Updated Sat, Sep 24, 2011 8:15 pm
ROTC Air Force Ohio University Student Matt Pirrello is asking to be allowed to serve in the Air Force with a prosthetic leg.
Pirrello, a sophomore from Dayton, lost his right leg while attending a special air jumping school the summer after his freshman year in 2010. He was given the opportunity to go to Colorado Springs and do five air jumps from a military plane. His first jump earned a perfect score.
"It's one of those feelings where you're just amazed that you're doing it," Pirrello said.
Pirrello's second jump, on June 25, was delayed for 45 minutes because of wind conditions. On his second jump, Pirrello hit his leg on a windsock pole, which ripped his right leg off immediately. His left leg broke when he hit the pole.
Pirrello says he doesn't remember seeing what happened after he jumped out of the plane, but he was able to feel what was happening.
"It just felt like someone hit me with a baseball bat," Pirrello said.
Pirello's girlfriend, who he met at Ohio University, found out about the accident hours after his family.
"I was pretty devastated," Maggie Pattaglia said.
Pirrello spent about one month in Colorado Springs in rehabilitation before he was transferred to the Brooke Army Medical Center at Fort Sam Houston in San Antonio, Texas. The medical center is one of two premier medical hospitals for military men.
Pirrello got the chance to go through rehabilitation with people who were recently hurt serving overseas.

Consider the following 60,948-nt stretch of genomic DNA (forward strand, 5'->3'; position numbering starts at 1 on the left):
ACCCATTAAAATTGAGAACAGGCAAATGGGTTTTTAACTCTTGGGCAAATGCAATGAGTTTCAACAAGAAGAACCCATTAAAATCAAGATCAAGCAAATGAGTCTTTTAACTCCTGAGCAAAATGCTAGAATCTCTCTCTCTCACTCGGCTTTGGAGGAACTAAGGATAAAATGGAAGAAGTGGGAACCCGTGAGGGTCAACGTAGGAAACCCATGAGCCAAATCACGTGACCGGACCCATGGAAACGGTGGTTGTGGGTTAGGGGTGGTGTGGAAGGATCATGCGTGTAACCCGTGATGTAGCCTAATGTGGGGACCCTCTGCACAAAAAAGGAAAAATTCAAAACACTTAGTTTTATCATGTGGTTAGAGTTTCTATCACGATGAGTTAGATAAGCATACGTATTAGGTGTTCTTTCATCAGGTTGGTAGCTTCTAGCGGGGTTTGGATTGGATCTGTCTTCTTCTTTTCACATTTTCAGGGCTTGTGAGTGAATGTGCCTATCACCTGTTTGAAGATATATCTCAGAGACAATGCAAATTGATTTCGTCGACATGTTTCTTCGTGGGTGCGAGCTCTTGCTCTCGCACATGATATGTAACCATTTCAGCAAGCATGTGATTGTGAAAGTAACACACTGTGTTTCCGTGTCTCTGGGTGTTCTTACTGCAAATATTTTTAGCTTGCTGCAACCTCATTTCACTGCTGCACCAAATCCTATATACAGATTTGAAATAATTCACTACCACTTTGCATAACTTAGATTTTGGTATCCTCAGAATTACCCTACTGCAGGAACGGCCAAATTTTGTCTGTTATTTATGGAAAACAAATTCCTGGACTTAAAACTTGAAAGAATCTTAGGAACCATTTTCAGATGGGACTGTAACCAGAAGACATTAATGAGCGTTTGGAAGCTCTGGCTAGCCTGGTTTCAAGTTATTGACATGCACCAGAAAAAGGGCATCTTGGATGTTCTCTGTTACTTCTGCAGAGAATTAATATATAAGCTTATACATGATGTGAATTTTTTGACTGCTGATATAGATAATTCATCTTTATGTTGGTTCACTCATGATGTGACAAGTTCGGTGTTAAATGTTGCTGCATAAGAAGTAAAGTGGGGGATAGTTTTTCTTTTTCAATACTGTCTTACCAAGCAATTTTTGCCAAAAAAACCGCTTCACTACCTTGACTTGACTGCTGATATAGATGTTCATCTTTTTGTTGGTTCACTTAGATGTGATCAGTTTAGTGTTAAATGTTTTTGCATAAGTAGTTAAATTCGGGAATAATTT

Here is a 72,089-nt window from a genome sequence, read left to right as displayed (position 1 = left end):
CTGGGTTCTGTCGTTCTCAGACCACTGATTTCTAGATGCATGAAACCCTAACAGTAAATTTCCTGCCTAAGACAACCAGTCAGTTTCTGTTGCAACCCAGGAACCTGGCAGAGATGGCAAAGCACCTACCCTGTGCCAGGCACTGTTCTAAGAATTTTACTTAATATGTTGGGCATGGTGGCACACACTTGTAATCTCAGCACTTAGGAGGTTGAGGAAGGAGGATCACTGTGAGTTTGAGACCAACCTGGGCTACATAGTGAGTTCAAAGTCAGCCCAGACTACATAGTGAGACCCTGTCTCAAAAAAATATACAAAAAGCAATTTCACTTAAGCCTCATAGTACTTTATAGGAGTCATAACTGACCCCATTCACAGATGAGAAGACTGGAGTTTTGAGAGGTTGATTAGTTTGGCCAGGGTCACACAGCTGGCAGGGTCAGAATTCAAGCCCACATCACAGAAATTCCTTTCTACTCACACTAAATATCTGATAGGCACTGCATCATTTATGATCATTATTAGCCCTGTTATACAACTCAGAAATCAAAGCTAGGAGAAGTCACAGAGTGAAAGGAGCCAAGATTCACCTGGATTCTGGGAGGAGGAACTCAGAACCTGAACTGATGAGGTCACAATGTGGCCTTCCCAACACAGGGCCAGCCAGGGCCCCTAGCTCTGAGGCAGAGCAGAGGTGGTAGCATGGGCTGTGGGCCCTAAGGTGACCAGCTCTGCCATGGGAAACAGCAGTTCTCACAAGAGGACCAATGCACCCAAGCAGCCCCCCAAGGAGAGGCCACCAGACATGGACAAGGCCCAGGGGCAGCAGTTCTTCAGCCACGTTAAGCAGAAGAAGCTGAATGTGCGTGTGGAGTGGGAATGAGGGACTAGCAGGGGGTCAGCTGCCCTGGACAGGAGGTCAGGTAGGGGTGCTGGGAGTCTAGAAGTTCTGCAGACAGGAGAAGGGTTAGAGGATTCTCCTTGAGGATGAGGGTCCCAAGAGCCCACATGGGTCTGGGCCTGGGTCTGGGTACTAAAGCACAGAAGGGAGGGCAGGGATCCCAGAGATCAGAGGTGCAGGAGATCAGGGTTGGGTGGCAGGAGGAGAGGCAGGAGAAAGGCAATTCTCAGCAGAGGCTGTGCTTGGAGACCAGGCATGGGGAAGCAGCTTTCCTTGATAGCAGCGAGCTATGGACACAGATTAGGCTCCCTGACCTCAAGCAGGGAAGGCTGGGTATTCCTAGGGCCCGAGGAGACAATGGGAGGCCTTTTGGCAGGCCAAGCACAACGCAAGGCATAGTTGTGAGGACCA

He has not been walking again for a full year yet, but he knows he wants to serve in the Air Force.
Pirrello is filing an "exception to" policy, which is a collection of medical records and recommendations from his rehabilitation doctors. An exception never been made for an ROTC student. People who are already serving in the military usually file such exceptions, but because Pirrello is a ROTC student, he is not officially in the military.
"It's never been done before so it definitely looks intimidating from that sense," Pirrello said.
Pirrello is a business major, so if he is not able to serve in the Air Force he plans to go into business.
Pirrello will learn if he will be able to serve in the Air Force in the spring of 2012.
In the slideshow photos, Pirrello is interviewed by WOUB. He also goes for a training run with Pattaglia. Photographer Samantha Goresh says he used to run six-minute miles and now is running 12-minute miles. Pattaglia is working with him to train so he run 1.5 miles in 13 minutes as required by the Air Force. One of her friends is the president of the running club and gave them a rehab workout to do.